By State Senator Robert Nichols, Texas Senate District 3
With only seven weeks left in session, the Legislature is well on its way to completing its to do list with both chambers passing their versions of the budget. This is the only constitutionally required task for the Legislature to complete.
Here are five things happening at your Capitol this week:
- Human Trafficking Taskforce
Recently, Senator Jane Nelson passed Senate Bill 72 out of the Senate. This bill will create the State Human Trafficking Prevention Coordinating Council, which will be housed at the Office of the Attorney General. The Council will be made up of the governor, the attorney general and members of six state agencies including the Texas Department of Public Safety and the Department of Family Protective Services. To help the approximately 313,0000 victims of human trafficking, both labor and sex trafficking in Texas, the council will be charged with developing a state plan and collaborate human trafficking related expenditures across state agencies. This bill is now in the House.
- Senate Passes State’s Budget
This week, the Senate unanimously approved a two-year $248 billion budget for our state. This includes a $6.3 billion increase in funding for public schools, which covers an increase in teacher salaries and aid for school districts. $59 million was included to help expand outpatient community mental health capacity, and an additional $272 million to address CPS caseloads and expanding Community Based Care for foster children. There is also additional funding to help reduce wait times at our drivers license offices, maintain border security levels and provide an increase to transportation funding to help with mobility.
Senate Bill 500, the recently passed supplemental budget, included funding to help the Gulf Coast recover and rebuild after Hurricane Harvey, and provided $900 million to help Harvey-impacted school districts. The budget will now be sent back to the House, and a conference committee will be appointed to work out the differences between the House and Senate versions of the state’s budget.
- Cost of Special Education
In recent years, Texas has received many reprimands from the federal government relating to the way it has handled funding for special education and for capping the percentage of students who could receive special education services. Specifically, the U.S. Department of Education (USDE) has found Texas is in violation of a federal statute prohibiting states from reducing their funding for students with disabilities year after year. Texas was warned that a financial penalty for this violation was inevitable.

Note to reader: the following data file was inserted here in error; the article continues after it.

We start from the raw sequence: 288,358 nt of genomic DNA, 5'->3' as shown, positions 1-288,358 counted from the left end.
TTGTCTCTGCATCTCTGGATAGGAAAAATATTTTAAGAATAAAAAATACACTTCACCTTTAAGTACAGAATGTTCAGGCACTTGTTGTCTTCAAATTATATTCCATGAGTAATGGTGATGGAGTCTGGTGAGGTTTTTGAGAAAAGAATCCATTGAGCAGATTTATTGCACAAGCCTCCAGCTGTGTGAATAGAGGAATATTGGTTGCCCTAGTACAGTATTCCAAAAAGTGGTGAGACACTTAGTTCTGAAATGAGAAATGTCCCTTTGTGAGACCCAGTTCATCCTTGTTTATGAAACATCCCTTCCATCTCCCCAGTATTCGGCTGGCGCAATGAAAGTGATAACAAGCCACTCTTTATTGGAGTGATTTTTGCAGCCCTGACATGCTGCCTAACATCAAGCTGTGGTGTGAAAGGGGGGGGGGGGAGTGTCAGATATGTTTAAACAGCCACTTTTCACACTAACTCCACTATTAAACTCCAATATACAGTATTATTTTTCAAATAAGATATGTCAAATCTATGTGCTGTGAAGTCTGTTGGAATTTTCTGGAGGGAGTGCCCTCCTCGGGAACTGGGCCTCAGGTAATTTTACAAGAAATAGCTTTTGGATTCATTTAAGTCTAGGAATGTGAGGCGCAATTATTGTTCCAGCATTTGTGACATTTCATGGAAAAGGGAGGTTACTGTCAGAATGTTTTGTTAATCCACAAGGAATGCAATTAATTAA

The Texas Education Agency estimates that for 2012, 2017 and 2018 they could be penalized approximately $111 million, with an additional $111 million penalty estimated for fiscal year 2019. The agency is currently working with the Legislature and the USDE to address these concerns.
- Open Meetings Act
Senate Bill 1640, by Senator Kirk Watson, has passed the Senate and will restore a provision previously struck down by the Texas Court of Criminal Appeals which made it a crime for public officials to meet in a “walking quorum”, or to deliberate privately in small groups without a quorum present. The bill lays out specifics for this prohibition and requires the boards to continue to post for a public meeting, establish a quorum, and then be able to discuss the business of the board publicly. This is the way boards in Texas have operated for years, and should continue to do so to ensure transparency and accountability to the public they serve.
- Rural Broadband
High speed internet has become a part of our everyday lives and essential for businesses, school districts and those in the medical field to ensure they are providing the best services they can. However, for many rural parts of our state, Texans do not have access to high speed internet coverage, or cell phone coverage for that matter. I have surprised many other members in the Legislature when I share with them that we do not have adequate cell coverage in Senate District 3.
Last week, I passed Senate Bill 14 off the Senate Floor. This bill will help to increase access to broadband internet for rural areas in Texas, through the help of Texas Electric Cooperatives (Co-Ops). These Co-Ops are member-owned non-profits, which have over 300,000 miles of distribution lines throughout rural Texas. By utilizing their existing electricity infrastructure, they would be able to deploy broadband to the members they serve and meet their need for high speed internet.